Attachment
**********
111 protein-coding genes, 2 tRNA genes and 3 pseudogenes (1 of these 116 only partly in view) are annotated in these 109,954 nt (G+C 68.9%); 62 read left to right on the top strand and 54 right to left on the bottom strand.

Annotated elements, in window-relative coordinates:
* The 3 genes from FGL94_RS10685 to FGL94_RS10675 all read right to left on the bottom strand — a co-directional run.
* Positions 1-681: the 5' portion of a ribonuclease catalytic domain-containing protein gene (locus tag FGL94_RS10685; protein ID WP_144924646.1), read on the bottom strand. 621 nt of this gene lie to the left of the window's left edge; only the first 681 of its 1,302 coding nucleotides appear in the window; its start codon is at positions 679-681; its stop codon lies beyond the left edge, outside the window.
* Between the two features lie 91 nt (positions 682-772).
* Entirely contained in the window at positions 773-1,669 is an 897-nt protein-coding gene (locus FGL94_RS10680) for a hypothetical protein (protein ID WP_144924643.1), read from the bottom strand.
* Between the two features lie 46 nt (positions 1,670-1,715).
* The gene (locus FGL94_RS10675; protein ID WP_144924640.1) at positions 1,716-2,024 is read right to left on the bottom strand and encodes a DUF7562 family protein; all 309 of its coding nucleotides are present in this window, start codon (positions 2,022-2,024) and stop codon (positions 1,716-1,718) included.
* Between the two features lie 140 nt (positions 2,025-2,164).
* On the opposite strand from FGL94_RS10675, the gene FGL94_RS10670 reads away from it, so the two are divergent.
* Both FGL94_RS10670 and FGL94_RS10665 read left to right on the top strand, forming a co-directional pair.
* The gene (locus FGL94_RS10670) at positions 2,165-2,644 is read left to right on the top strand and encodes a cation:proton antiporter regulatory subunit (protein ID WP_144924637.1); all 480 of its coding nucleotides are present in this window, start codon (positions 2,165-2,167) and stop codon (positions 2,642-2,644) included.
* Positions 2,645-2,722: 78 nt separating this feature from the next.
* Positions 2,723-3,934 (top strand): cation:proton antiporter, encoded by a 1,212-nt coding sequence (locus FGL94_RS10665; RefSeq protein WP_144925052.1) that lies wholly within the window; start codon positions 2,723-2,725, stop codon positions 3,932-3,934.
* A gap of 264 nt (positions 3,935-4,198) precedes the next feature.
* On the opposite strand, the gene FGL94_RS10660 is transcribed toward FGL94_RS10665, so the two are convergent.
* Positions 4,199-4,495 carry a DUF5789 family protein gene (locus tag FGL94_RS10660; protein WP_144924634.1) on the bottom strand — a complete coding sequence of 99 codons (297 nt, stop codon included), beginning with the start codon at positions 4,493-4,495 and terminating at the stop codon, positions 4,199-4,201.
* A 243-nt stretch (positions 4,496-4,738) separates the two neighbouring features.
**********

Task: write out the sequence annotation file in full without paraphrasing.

111 protein-coding genes, 2 tRNA genes and 3 pseudogenes (1 of these 116 only partly in view) are annotated in these 109,954 nt (G+C 68.9%); 62 read left to right on the top strand and 54 right to left on the bottom strand.

Annotated elements, in window-relative coordinates:
* The 3 genes from FGL94_RS10685 to FGL94_RS10675 all read right to left on the bottom strand — a co-directional run.
* Positions 1-681: the 5' portion of a ribonuclease catalytic domain-containing protein gene (locus tag FGL94_RS10685; protein ID WP_144924646.1), read on the bottom strand. 621 nt of this gene lie to the left of the window's left edge; only the first 681 of its 1,302 coding nucleotides appear in the window; its start codon is at positions 679-681; its stop codon lies beyond the left edge, outside the window.
* Between the two features lie 91 nt (positions 682-772).
* Entirely contained in the window at positions 773-1,669 is an 897-nt protein-coding gene (locus FGL94_RS10680) for a hypothetical protein (protein ID WP_144924643.1), read from the bottom strand.
* Between the two features lie 46 nt (positions 1,670-1,715).
* The gene (locus FGL94_RS10675; protein ID WP_144924640.1) at positions 1,716-2,024 is read right to left on the bottom strand and encodes a DUF7562 family protein; all 309 of its coding nucleotides are present in this window, start codon (positions 2,022-2,024) and stop codon (positions 1,716-1,718) included.
* Between the two features lie 140 nt (positions 2,025-2,164).
* On the opposite strand from FGL94_RS10675, the gene FGL94_RS10670 reads away from it, so the two are divergent.
* Both FGL94_RS10670 and FGL94_RS10665 read left to right on the top strand, forming a co-directional pair.
* The gene (locus FGL94_RS10670) at positions 2,165-2,644 is read left to right on the top strand and encodes a cation:proton antiporter regulatory subunit (protein ID WP_144924637.1); all 480 of its coding nucleotides are present in this window, start codon (positions 2,165-2,167) and stop codon (positions 2,642-2,644) included.
* Positions 2,645-2,722: 78 nt separating this feature from the next.
* Positions 2,723-3,934 (top strand): cation:proton antiporter, encoded by a 1,212-nt coding sequence (locus FGL94_RS10665; RefSeq protein WP_144925052.1) that lies wholly within the window; start codon positions 2,723-2,725, stop codon positions 3,932-3,934.
* A gap of 264 nt (positions 3,935-4,198) precedes the next feature.
* On the opposite strand, the gene FGL94_RS10660 is transcribed toward FGL94_RS10665, so the two are convergent.
* Positions 4,199-4,495 carry a DUF5789 family protein gene (locus tag FGL94_RS10660; protein WP_144924634.1) on the bottom strand — a complete coding sequence of 99 codons (297 nt, stop codon included), beginning with the start codon at positions 4,493-4,495 and terminating at the stop codon, positions 4,199-4,201.
* A 243-nt stretch (positions 4,496-4,738) separates the two neighbouring features.